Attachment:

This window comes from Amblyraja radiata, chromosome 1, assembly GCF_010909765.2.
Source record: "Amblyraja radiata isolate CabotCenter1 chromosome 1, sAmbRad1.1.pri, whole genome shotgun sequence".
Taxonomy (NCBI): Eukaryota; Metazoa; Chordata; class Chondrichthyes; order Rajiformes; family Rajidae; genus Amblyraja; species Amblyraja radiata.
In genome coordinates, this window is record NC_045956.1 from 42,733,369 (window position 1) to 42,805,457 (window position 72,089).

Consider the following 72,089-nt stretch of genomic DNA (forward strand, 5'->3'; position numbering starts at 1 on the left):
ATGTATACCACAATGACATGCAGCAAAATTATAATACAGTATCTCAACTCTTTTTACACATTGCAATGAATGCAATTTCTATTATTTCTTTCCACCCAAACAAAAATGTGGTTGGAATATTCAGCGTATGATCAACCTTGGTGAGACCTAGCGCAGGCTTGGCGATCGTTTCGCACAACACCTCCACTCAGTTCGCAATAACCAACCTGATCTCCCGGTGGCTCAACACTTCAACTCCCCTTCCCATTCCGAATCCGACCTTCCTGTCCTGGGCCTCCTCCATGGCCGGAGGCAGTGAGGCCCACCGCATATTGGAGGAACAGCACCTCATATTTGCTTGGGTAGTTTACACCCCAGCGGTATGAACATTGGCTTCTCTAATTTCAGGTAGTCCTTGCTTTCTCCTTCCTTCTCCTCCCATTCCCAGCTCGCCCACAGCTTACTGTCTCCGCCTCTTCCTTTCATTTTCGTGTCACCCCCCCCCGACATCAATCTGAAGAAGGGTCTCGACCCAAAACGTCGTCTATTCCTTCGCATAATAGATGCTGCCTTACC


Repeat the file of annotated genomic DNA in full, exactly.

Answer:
This window comes from Amblyraja radiata, chromosome 1, assembly GCF_010909765.2.
Source record: "Amblyraja radiata isolate CabotCenter1 chromosome 1, sAmbRad1.1.pri, whole genome shotgun sequence".
Taxonomy (NCBI): Eukaryota; Metazoa; Chordata; class Chondrichthyes; order Rajiformes; family Rajidae; genus Amblyraja; species Amblyraja radiata.
In genome coordinates, this window is record NC_045956.1 from 42,733,369 (window position 1) to 42,805,457 (window position 72,089).

Consider the following 72,089-nt stretch of genomic DNA (forward strand, 5'->3'; position numbering starts at 1 on the left):
ATGTATACCACAATGACATGCAGCAAAATTATAATACAGTATCTCAACTCTTTTTACACATTGCAATGAATGCAATTTCTATTATTTCTTTCCACCCAAACAAAAATGTGGTTGGAATATTCAGCGTATGATCAACCTTGGTGAGACCTAGCGCAGGCTTGGCGATCGTTTCGCACAACACCTCCACTCAGTTCGCAATAACCAACCTGATCTCCCGGTGGCTCAACACTTCAACTCCCCTTCCCATTCCGAATCCGACCTTCCTGTCCTGGGCCTCCTCCATGGCCGGAGGCAGTGAGGCCCACCGCATATTGGAGGAACAGCACCTCATATTTGCTTGGGTAGTTTACACCCCAGCGGTATGAACATTGGCTTCTCTAATTTCAGGTAGTCCTTGCTTTCTCCTTCCTTCTCCTCCCATTCCCAGCTCGCCCACAGCTTACTGTCTCCGCCTCTTCCTTTCATTTTCGTGTCACCCCCCCCCGACATCAATCTGAAGAAGGGTCTCGACCCAAAACGTCGTCTATTCCTTCGCATAATAGATGCTGCCTTACC